The Linux Kernel: Compiling and Installing

Discussion in 'Linux Kernel' started by DevynCJohnson, Dec 22, 2013.

  1. DevynCJohnson

    DevynCJohnson Super Moderator Staff Member Staff Writer

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    NOTE: To better understand this article, check out the previous articles in this series.
    Source Code
    Configuration Part 1
    Configuration Part 2
    Configuration Part 3
    Configuration Part 4
    Configuration Part 5
    Configuration Part 6
    Configuration Part 7
    Configuration Part 8
    Configuration Part 9
    Configuration Part 10
    Configuration Part 11
    Configuration Part 12
    Configuration Part 13
    Configuration Part 14
    Configuration Part 15
    Configuration Part 16
    Configuration Part 17
    Configuration Part 18
    Configuration Part 19
    Configuration Part 20
    Configuration Part 21
    Configuration Part 22
    Configuration Part 23
    Installing and Compiling
    Types of Kernels

    Other Kernel Topics + List

    Aloha! After you have spent a lot of time configuring your kernel to make the kernel you need, you can now compile it. The source code is C code in the form of plain text. This is readable to humans but not computers. Compiling the code converts the code to a form computers understand called binary (ones [on] and zeros [off]). Compilation will also make all of those kernel files one file called the kernel.

    To compile the kernel, type "make" in a terminal that is in the same directory as the kernel's source code folders. This will take some time. Once done, the modules must be compiled by typing "make modules". To make the compiling process easier from the beginning, type "make; make modules". This will make the kernel and then the modules instead of the user coming back later to type "make modules".


    WARNING: Before you install a kernel, backup all of the important data. Be sure to make a copy of /boot/ onto a FAT32 memory card. This helps to repair the system if the installation fails. FAT32 does not store permissions, so it will be easier to use a live disk to copy the files back. Remember to set the original file permissions and executable bits.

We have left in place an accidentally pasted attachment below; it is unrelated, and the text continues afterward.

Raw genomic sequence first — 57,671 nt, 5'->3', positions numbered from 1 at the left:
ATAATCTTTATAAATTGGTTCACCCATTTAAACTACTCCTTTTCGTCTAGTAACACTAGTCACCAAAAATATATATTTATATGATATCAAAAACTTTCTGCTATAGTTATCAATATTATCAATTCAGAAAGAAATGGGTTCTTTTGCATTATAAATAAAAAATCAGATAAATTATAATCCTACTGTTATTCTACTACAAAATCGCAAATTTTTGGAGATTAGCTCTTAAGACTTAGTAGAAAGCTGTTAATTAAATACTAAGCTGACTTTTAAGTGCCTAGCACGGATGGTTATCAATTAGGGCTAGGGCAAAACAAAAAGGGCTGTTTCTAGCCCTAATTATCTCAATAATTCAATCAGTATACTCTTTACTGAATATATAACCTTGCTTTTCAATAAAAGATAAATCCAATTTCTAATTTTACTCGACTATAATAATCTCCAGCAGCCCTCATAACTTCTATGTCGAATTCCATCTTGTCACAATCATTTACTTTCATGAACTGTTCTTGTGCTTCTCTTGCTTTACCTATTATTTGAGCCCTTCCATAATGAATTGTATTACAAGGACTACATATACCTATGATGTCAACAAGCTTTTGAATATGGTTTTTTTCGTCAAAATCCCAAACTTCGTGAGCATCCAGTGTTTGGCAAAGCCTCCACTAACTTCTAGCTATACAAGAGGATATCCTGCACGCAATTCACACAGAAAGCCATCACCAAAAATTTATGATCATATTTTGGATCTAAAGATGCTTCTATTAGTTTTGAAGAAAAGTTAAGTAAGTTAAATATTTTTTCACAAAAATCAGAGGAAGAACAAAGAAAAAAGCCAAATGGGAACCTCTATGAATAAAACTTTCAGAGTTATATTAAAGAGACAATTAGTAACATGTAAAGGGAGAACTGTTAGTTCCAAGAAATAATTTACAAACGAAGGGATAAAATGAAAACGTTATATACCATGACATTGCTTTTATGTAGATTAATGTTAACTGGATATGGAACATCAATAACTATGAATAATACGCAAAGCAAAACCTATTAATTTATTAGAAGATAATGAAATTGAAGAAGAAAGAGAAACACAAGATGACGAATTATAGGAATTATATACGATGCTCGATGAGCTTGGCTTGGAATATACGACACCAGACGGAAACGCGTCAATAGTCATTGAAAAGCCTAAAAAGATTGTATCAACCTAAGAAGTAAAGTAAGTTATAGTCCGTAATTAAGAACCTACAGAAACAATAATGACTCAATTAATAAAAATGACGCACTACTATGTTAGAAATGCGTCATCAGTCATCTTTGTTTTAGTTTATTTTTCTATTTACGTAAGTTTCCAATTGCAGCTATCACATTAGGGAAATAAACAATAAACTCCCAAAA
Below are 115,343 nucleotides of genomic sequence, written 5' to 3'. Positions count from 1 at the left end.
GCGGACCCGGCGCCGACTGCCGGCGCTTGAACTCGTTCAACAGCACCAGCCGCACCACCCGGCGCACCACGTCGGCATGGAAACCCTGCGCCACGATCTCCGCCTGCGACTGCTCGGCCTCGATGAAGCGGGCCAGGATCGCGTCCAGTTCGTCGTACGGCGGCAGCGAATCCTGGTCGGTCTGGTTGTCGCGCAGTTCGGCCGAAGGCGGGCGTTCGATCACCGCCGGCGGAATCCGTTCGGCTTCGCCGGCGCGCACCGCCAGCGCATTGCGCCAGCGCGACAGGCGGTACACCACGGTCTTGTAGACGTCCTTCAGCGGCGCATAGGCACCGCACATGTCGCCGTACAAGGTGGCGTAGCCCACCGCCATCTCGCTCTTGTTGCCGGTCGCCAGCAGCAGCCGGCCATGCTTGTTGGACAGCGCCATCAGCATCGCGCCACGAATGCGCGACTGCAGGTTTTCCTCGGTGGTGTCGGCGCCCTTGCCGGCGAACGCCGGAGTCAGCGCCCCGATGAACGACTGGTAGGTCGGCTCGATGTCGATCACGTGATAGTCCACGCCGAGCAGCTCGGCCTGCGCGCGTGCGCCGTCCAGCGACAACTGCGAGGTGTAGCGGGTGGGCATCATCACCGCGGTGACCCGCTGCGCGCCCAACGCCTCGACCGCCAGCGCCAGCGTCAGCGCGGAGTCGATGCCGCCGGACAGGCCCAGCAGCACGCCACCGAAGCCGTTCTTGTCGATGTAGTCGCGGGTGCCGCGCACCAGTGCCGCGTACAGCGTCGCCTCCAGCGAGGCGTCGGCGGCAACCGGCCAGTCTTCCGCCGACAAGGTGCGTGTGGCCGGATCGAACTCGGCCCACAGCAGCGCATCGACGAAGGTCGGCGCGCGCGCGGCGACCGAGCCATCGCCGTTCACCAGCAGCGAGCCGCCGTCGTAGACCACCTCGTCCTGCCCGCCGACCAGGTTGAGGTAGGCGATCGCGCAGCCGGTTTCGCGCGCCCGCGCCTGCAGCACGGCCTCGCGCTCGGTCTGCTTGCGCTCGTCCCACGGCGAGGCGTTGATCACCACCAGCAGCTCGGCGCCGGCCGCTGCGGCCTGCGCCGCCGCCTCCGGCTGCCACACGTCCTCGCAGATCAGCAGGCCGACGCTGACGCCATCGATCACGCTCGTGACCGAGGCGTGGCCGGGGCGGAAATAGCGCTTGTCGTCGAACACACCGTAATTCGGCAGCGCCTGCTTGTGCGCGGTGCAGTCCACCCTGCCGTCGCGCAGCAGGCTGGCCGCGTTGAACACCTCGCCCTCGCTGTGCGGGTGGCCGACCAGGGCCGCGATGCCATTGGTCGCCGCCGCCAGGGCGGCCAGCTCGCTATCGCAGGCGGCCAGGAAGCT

Once the compilation has finished successfully, we can then install the kernel to the local system (I will explain how to install the kernel on other systems in a moment [cross-compiling]). In the same terminal, after compilation, type "make install". This will place some files in the /boot/ directory. The "vmlinuz" (or some similar name) is the kernel itself. "initrd" is the temporary RAM-based filesystem that is placed in memory and used during boot-up. The "System-map" contains a list of kernel symbols. These are global variables and functions used in the kernel's code. "config" is the configuration file for the kernel. grub.cfg will automatically be updated. However, some other bootloaders may need to be manually configured. The kernel installer can configure the Grub, LILO, and SysLinux bootloader automatically. Bootloaders like BURG may need to be manually configured. The modules must also be installed by typing "make modules_install".


    NOTE: Both the kernel and modules can be installed using one line - “make install && make modules_install”


    Once that process is complete, the user can ensure the kernel was installed by restarting the system and typing "uname -r" in a terminal when the system is back on. If the system fails to boot or uname reports a different version number than expected, the issue may be due to one of many issues. Either the bootloader was improperly setup, feature/configuration conflict, compilation error, improperly installed, or some other reason. The best way to start finding the source of the issue is to look at the systems logs (if the system boots up enough to produce logs). "dmesg" is a command that prints the kernels logs to the screen. Look for any errors, warnings, or unexpected results. If the system does not boot or does not boot-up enough to produce logs, use a live Linux disc to perform diagnostics and repairs. If all else fails, compile the kernel again and make sure you installed the kernel as Root or used "sudo".